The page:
Another approach is to use the newer rpi-imager software created by the Raspberry Pi Foundation. This approach will let you configure and write the OS image all in one step. No text file editing required. This process can do all the same setup except for the UART enabling.

Information on installing and running rpi-imager can be found here:

Once you've installed rpi-imager and launched it, you should see the initial screen:

On newer versions, once the OS image has been selected, a configuration icon should appear:

For older versions, the Advanced Options menu is accessed by pressing these keys:

<CTRL><SHIFT><X>

The Advanced Options should look like this:

The top drop down lets you choose between applying the settings just once (for this session only) or every time you burn an image (to always use). The later can be useful so you don't have to type in the same information each time you burn an image.

And then you can just scroll through and enable any of the options you want and configure as appropriate. Be sure to scroll, there are more items than can fit in the small rpi-imager app window.

Set Hostname

This is the name the Raspberry Pi will show up as on your network. If nothing is done here, the default is raspberrypi.

Enable SSH

Not only can you enable SSH, you can set a new password to use as well. By default, SSH is disabled.

Configure WiFi

This sets up the Raspberry Pi to be able to connect to your local WiFi network. Type in your WiFi network name (SSID) and password. Be careful not to have any typos.

Don't forget to also set the country code.

Location Settings

This can be used to set time zone and keyboard layout.

Burn OS Image

Once done with the settings, click the SAVE button to get back to the main rpi-imager screen. Then, pick an OS image by clicking the CHOOSE OS button.

Most of these options will download the selected image from the internet before burning. If you want to instead use a specific OS image you've already downloaded, then scroll to the very last option - Use Custom.

Click CHOOSE STORAGE to pick the SD card to use. Be careful to select the correct device here.

Make sure you select the SD card and not your hard drive.

Then click WRITE to start writing the image to the SD card. You'll be prompted to confirm before starting.

Click YES and away it goes. It will take several minutes to complete. Longer if it also has to download the image first.

Once done, you get this pop up, and...well...you're done.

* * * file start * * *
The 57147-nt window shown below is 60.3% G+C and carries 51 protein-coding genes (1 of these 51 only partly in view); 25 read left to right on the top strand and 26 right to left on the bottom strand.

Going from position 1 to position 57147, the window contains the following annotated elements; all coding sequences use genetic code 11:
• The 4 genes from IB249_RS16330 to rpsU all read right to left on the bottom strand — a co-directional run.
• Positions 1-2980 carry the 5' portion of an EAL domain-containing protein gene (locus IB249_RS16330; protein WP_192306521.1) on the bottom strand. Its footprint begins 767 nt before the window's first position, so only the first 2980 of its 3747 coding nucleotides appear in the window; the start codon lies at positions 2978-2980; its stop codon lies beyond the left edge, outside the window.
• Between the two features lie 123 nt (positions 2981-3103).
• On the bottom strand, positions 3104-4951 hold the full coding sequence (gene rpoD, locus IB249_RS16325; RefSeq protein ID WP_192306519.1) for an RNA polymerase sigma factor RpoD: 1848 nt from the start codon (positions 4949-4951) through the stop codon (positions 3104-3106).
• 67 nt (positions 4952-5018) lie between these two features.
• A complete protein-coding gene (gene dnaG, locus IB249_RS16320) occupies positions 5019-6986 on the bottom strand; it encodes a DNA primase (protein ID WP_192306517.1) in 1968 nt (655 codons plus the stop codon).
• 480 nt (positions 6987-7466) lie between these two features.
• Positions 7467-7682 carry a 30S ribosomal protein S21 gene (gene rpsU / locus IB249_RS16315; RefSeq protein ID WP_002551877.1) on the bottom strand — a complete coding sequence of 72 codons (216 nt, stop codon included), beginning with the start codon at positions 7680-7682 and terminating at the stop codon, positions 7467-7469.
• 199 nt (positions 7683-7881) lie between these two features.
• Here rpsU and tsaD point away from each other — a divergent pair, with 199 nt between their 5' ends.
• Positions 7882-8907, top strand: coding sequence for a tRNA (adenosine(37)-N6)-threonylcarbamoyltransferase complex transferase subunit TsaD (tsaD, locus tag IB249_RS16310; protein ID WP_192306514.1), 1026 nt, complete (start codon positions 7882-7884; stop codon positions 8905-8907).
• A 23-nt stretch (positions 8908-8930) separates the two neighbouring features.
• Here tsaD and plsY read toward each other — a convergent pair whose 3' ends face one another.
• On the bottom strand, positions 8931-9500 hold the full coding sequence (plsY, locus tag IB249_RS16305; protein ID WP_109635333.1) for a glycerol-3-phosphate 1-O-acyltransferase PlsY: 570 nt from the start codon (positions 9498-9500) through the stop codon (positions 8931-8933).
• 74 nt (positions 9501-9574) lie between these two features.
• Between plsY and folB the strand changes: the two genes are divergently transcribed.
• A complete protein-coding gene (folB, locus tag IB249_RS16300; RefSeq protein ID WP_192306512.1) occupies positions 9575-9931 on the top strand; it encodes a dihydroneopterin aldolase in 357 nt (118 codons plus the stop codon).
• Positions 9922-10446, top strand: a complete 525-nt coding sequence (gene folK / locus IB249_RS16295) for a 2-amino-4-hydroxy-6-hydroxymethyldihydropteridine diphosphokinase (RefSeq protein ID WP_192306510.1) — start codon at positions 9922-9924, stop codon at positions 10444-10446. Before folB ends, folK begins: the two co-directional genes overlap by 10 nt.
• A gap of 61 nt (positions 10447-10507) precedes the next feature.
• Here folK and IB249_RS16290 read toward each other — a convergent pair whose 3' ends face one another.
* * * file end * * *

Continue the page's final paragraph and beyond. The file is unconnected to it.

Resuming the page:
How It Works

This process seems to rely entirely on creating a custom script called firstrun.sh in the /boot partition of the SD card. It does not create a wpa_supplicant.conf or ssh file. Nor does it alter config.txt.

Here are the contents of the firstrun.sh file created after the screen shots above and burning the OS image.

NOTE: The SD card has not been booted in a Pi yet.

#!/bin/bash

set +e

CURRENT_HOSTNAME=`cat /etc/hostname | tr -d " \t\n\r"`
echo wintermute >/etc/hostname
sed -i "s/127.0.1.1.*$CURRENT_HOSTNAME/127.0.1.1\twintermute/g" /etc/hosts
FIRSTUSER=`getent passwd 1000 | cut -d: -f1`
FIRSTUSERHOME=`getent passwd 1000 | cut -d: -f6`
echo "$FIRSTUSER:"'$5$.JCul6mnDH$/TjzLsqN9iHpAhva/OlrCoANkWNU7nn6dfQplh3.WBC' | chpasswd -e
systemctl enable ssh
cat >/etc/wpa_supplicant/wpa_supplicant.conf <<'WPAEOF'
country=US
ctrl_interface=DIR=/var/run/wpa_supplicant GROUP=netdev
ap_scan=1

update_config=1
network={
	ssid="mynetwork"
	psk=69e49214ef4e7e23d0ece077c2faf3c73f7522ad52a26b33527fa78d9033ff35
}

WPAEOF
chmod 600 /etc/wpa_supplicant/wpa_supplicant.conf
rfkill unblock wifi
for filename in /var/lib/systemd/rfkill/*:wlan ; do
  echo 0 > $filename
done
rm -f /etc/xdg/autostart/piwiz.desktop
rm -f /etc/localtime
echo "America/Los_Angeles" >/etc/timezone
dpkg-reconfigure -f noninteractive tzdata
cat >/etc/default/keyboard <<'KBEOF'
XKBMODEL="pc105"
XKBLAYOUT="us"
XKBVARIANT=""
XKBOPTIONS=""
KBEOF
dpkg-reconfigure -f noninteractive keyboard-configuration
rm -f /boot/firstrun.sh
sed -i 's| systemd.run.*||g' /boot/cmdline.txt
exit 0

This is just a bash script that will get copied over and run (with elevated privileges!) the first time the Pi is booted (run). It's sort of a rubber ducky hacker style approach.

This guide was first published on May 17, 2017. It was last updated on 2021-09-03 12:47:41 -0400.

This page (Using rpi-imager) was last updated on May 28, 2022.

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